For more information on how to properly remove and dispose of gloves, check out this information from the Centers for Disease Control.


CDC Info

COVID-19 Impacts Montgomery Recreation Programs


Montgomery County Recreation will have new safety standards in place for all programs and services when it reopens following the COVID-19 health crisis. As part of the contingency planning process, Montgomery County is refunding its customers and canceling current summer camps and programs, while new camps are being developed for a COVID-19 environment. Facility rentals through May 31 have also been canceled. Registration for summer activities and classes has been postponed until further notice.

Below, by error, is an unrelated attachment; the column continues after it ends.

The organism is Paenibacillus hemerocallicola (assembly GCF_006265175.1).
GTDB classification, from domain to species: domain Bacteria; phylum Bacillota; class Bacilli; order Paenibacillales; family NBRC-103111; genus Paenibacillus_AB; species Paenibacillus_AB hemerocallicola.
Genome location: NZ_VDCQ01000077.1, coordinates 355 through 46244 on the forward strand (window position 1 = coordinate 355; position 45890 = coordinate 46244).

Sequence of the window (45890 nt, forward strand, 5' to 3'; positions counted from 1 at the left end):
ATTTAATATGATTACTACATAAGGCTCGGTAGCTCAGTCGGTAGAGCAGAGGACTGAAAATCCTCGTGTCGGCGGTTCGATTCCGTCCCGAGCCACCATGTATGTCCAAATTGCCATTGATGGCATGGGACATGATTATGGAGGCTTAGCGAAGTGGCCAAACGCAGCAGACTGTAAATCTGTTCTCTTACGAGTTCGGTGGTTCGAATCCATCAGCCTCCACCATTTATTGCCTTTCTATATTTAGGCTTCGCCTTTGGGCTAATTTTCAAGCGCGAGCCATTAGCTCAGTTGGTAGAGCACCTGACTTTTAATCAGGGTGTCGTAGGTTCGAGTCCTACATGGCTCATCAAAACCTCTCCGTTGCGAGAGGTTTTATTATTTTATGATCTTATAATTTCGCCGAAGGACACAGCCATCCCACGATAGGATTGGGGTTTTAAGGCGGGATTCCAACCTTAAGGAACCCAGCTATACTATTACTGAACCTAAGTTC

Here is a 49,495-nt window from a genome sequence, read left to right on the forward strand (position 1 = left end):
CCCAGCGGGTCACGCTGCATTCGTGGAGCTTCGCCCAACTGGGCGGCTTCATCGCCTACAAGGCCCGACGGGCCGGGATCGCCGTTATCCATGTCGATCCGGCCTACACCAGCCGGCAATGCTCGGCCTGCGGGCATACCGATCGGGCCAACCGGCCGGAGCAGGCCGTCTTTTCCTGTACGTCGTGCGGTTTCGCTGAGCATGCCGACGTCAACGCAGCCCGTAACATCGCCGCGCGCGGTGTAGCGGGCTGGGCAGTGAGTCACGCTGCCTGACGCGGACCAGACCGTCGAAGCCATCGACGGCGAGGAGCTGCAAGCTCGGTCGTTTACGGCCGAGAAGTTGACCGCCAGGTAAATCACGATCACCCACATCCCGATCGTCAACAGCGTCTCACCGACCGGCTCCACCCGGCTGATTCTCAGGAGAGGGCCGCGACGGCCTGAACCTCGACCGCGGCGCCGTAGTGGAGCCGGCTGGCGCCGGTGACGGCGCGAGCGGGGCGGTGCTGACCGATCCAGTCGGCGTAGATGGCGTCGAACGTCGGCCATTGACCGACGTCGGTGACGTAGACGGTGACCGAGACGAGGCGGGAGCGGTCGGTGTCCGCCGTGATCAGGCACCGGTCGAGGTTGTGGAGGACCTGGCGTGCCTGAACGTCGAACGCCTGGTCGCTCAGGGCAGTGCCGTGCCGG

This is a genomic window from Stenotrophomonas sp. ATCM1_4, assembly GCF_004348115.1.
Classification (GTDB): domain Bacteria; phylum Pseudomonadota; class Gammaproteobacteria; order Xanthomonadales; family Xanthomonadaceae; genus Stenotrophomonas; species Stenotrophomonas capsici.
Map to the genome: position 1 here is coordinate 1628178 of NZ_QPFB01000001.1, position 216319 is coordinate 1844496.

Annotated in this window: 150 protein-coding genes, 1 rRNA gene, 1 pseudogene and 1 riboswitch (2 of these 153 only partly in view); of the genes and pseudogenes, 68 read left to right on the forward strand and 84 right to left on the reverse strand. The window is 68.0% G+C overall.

Montgomery County Recreation is continuing to follow State and County guidelines regarding the reopening of facilities and programs. It is working on restructuring a new set of summer camp offerings, if guidelines will eventually allow those programs this year. In addition, the department has launched a new Virtual Rec Room that offers hundreds of ideas for creative family fun. The Virtual Rec Room is available 24/7 at

“Our team is ready to provide services and welcome the community back to our facilities, but we will not do so until it is safe,” said Director of Montgomery County Recreation Robin Riley. “Once we receive guidance from State officials, we will work closely with our local public health officials to determine the appropriate methods and timing to reopen our facilities and programs.”


Watch Video